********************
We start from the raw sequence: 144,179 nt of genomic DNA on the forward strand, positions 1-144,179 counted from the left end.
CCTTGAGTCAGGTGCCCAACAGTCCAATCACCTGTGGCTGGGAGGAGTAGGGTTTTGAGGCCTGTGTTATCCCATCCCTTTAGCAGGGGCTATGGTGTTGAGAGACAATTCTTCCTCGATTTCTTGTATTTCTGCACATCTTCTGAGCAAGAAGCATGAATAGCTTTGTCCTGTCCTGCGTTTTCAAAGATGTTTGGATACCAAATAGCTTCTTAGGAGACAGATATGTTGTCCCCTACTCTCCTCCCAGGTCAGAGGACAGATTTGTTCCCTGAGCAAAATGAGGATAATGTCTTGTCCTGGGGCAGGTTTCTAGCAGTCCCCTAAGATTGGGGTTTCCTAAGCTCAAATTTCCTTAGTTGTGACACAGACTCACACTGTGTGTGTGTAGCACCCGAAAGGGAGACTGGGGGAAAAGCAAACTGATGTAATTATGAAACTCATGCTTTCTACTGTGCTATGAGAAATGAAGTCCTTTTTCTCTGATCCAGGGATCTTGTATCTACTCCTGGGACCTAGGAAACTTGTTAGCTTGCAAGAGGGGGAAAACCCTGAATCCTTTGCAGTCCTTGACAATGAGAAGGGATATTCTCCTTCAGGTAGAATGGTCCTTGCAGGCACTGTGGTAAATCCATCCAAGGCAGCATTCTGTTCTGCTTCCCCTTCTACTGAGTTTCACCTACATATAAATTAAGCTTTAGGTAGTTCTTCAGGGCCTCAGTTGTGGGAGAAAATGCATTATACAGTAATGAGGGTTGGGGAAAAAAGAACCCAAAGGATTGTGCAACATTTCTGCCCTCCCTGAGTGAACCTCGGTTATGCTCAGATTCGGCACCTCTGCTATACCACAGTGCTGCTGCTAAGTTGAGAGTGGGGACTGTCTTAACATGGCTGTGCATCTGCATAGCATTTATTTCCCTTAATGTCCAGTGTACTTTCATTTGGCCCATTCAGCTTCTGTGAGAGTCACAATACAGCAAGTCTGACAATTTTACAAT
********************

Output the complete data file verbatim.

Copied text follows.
We start from the raw sequence: 144,179 nt of genomic DNA on the forward strand, positions 1-144,179 counted from the left end.
CCTTGAGTCAGGTGCCCAACAGTCCAATCACCTGTGGCTGGGAGGAGTAGGGTTTTGAGGCCTGTGTTATCCCATCCCTTTAGCAGGGGCTATGGTGTTGAGAGACAATTCTTCCTCGATTTCTTGTATTTCTGCACATCTTCTGAGCAAGAAGCATGAATAGCTTTGTCCTGTCCTGCGTTTTCAAAGATGTTTGGATACCAAATAGCTTCTTAGGAGACAGATATGTTGTCCCCTACTCTCCTCCCAGGTCAGAGGACAGATTTGTTCCCTGAGCAAAATGAGGATAATGTCTTGTCCTGGGGCAGGTTTCTAGCAGTCCCCTAAGATTGGGGTTTCCTAAGCTCAAATTTCCTTAGTTGTGACACAGACTCACACTGTGTGTGTGTAGCACCCGAAAGGGAGACTGGGGGAAAAGCAAACTGATGTAATTATGAAACTCATGCTTTCTACTGTGCTATGAGAAATGAAGTCCTTTTTCTCTGATCCAGGGATCTTGTATCTACTCCTGGGACCTAGGAAACTTGTTAGCTTGCAAGAGGGGGAAAACCCTGAATCCTTTGCAGTCCTTGACAATGAGAAGGGATATTCTCCTTCAGGTAGAATGGTCCTTGCAGGCACTGTGGTAAATCCATCCAAGGCAGCATTCTGTTCTGCTTCCCCTTCTACTGAGTTTCACCTACATATAAATTAAGCTTTAGGTAGTTCTTCAGGGCCTCAGTTGTGGGAGAAAATGCATTATACAGTAATGAGGGTTGGGGAAAAAAGAACCCAAAGGATTGTGCAACATTTCTGCCCTCCCTGAGTGAACCTCGGTTATGCTCAGATTCGGCACCTCTGCTATACCACAGTGCTGCTGCTAAGTTGAGAGTGGGGACTGTCTTAACATGGCTGTGCATCTGCATAGCATTTATTTCCCTTAATGTCCAGTGTACTTTCATTTGGCCCATTCAGCTTCTGTGAGAGTCACAATACAGCAAGTCTGACAATTTTACAAT